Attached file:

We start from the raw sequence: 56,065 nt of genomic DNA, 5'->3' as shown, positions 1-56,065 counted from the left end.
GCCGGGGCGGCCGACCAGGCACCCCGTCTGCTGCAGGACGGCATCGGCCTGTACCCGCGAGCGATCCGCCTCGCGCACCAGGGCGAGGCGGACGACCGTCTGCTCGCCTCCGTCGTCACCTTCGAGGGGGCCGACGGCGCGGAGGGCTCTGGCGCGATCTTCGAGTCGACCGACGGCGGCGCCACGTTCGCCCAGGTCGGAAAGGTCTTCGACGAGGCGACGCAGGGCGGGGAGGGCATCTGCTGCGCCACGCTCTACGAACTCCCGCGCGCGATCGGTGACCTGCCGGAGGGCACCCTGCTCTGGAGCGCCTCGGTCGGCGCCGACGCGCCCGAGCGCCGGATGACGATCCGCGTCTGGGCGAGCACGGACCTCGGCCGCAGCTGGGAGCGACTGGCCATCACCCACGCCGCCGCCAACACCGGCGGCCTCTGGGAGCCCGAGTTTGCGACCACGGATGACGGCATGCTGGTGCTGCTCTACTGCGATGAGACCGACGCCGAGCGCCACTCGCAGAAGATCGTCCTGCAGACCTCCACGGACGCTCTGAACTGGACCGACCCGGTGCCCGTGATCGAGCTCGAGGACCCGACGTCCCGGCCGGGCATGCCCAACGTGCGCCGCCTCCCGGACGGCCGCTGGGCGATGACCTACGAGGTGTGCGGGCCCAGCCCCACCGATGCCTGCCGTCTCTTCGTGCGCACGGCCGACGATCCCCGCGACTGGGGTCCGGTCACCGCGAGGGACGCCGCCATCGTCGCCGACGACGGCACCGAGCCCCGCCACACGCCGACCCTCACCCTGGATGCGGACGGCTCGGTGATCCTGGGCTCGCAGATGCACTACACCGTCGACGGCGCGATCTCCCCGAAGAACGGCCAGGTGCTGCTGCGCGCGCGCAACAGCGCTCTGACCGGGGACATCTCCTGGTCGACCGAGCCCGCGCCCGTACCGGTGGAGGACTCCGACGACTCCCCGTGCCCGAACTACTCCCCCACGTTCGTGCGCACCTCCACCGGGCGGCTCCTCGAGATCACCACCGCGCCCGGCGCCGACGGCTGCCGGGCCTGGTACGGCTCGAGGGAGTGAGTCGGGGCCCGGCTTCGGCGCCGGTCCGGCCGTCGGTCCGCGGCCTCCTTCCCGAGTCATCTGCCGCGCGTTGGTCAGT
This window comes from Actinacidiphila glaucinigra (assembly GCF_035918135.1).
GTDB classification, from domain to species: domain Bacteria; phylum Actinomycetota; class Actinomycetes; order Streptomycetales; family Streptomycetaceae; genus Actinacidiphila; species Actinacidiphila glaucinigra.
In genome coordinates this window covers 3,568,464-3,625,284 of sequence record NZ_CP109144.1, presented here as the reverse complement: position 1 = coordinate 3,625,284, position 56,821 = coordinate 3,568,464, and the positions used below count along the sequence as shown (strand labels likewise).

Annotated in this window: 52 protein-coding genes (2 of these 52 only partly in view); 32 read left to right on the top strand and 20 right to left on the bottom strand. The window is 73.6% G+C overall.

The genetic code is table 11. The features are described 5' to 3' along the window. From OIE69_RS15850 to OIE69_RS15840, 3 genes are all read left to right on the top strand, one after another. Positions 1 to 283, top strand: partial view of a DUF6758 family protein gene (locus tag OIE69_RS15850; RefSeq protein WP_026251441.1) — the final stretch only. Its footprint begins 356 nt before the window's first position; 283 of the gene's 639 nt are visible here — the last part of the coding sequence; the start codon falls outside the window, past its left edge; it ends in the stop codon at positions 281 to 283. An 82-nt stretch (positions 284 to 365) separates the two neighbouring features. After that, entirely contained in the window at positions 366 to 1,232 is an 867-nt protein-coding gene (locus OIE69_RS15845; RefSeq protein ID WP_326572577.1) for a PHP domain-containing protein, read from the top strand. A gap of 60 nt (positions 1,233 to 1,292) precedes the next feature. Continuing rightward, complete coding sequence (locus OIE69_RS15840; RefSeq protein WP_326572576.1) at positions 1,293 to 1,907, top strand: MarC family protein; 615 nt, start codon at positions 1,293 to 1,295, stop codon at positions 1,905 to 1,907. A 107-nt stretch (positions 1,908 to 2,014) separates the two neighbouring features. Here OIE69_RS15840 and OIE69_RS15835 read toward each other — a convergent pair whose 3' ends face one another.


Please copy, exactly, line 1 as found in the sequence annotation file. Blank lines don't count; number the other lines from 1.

We start from the raw sequence: 56,065 nt of genomic DNA, 5'->3' as shown, positions 1-56,065 counted from the left end.